Agriculture and Agri-Food Canada's Accumulated Precipitation map for the seven days ending June 9 shows rainfall hitting the northern and western areas of Alberta. There were lesser amounts received for much of Manitoba. Most of central and southern Saskatchewan failed to see any appreciable amount of precipitation.
DTN models point to the potential for only limited amounts of rain for the next seven days ending June 17, while daytime highs for the next five days ending June 14 are forecast to range from 3 degrees Celsius higher than normal in the west, to 3 degrees C lower than normal in the east.
The attached chart looks at yields achieved in two recent droughts in Saskatchewan in 1988 and 2002. In Environment Canada's top weather events of the 20th century report, the September 1987-through-August 1988 drought across the southern Prairies was reported as a $4 billion drought, at the time the hottest summer on record and was compared to the 1930s in terms of intensity and length. The organization reports that approximately 10% of farmers left agriculture that year and higher food costs were felt across the county.
Environment Canada viewed the 2002 Prairies drought as the top weather story for the country that year. AAFC reports that production losses reached $3.6 billion in 2001 and 2002, with the loss pegged at $2 billion for 2002 alone.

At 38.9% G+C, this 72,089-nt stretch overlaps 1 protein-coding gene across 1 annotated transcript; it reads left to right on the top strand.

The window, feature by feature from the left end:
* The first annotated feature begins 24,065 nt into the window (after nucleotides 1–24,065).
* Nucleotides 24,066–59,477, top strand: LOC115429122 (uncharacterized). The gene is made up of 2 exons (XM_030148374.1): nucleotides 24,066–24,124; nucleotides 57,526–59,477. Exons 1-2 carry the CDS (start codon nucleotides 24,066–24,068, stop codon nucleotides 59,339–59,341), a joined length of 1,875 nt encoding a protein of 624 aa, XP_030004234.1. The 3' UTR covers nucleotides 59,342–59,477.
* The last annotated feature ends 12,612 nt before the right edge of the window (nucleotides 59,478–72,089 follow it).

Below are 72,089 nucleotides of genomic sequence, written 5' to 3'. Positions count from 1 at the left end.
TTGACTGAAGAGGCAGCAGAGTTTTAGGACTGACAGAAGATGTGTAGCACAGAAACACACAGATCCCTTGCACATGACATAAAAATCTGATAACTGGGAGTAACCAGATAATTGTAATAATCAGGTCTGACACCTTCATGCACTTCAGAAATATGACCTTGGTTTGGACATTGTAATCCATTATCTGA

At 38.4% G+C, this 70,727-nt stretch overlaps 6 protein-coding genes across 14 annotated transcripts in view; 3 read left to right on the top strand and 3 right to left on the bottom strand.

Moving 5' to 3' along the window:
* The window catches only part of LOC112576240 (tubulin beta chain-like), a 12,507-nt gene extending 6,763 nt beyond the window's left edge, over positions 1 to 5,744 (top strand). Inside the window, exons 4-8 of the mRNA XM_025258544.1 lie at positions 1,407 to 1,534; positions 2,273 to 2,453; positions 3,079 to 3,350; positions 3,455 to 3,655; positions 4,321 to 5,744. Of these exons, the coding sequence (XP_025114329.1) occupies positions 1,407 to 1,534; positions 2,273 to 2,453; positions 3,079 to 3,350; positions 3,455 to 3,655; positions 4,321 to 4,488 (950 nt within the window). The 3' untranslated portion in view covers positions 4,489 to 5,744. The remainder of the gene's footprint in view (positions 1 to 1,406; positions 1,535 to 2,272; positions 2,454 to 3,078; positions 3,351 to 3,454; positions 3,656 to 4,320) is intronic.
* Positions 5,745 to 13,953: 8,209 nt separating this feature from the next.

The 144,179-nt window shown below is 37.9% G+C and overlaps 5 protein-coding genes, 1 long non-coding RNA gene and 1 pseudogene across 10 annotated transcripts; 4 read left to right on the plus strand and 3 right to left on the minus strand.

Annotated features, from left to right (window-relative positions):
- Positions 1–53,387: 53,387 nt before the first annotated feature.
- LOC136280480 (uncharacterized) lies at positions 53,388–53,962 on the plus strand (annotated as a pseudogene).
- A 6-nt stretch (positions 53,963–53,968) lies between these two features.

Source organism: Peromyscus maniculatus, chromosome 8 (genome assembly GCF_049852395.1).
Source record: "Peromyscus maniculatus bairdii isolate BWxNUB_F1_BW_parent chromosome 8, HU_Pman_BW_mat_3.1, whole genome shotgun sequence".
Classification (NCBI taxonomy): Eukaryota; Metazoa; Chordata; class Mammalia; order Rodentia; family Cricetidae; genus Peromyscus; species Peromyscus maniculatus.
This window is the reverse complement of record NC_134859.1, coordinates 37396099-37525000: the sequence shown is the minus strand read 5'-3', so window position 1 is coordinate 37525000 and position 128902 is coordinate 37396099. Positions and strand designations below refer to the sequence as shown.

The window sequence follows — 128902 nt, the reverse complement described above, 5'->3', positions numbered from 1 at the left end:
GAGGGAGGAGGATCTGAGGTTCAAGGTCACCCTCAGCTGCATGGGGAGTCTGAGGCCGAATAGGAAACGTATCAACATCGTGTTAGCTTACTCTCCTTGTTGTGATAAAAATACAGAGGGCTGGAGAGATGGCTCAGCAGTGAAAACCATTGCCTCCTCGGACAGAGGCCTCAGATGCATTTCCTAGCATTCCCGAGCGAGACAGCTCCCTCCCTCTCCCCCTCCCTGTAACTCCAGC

While there are many unknowns in terms of the current situation, we do know that both the cities of Saskatoon and Moose Jaw are reporting their driest spring realized in records going back more than 100 years.
The attached chart represents the effects to Saskatchewan crop yields for selected crops in 1988 and 2002. The blue and grey bars represent the yields realized, measured against the primary vertical axis on the left, while the lines with markers represents the percent change from the previous five-year average yield, as measured against the secondary vertical axis.
Yield losses relative to the previous five-year average was more severe in 1988, ranging from a 20.5% drop in canola yields to a 59.7% drop in lentil yields.
By coincidence, the yield loss relative to the five-year average was consistent across the first four crops shown -- barley, canola, oats and peas, while there was more variability over the two years across the final three crops.
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Cliff Jamieson can be reached at email@example.com
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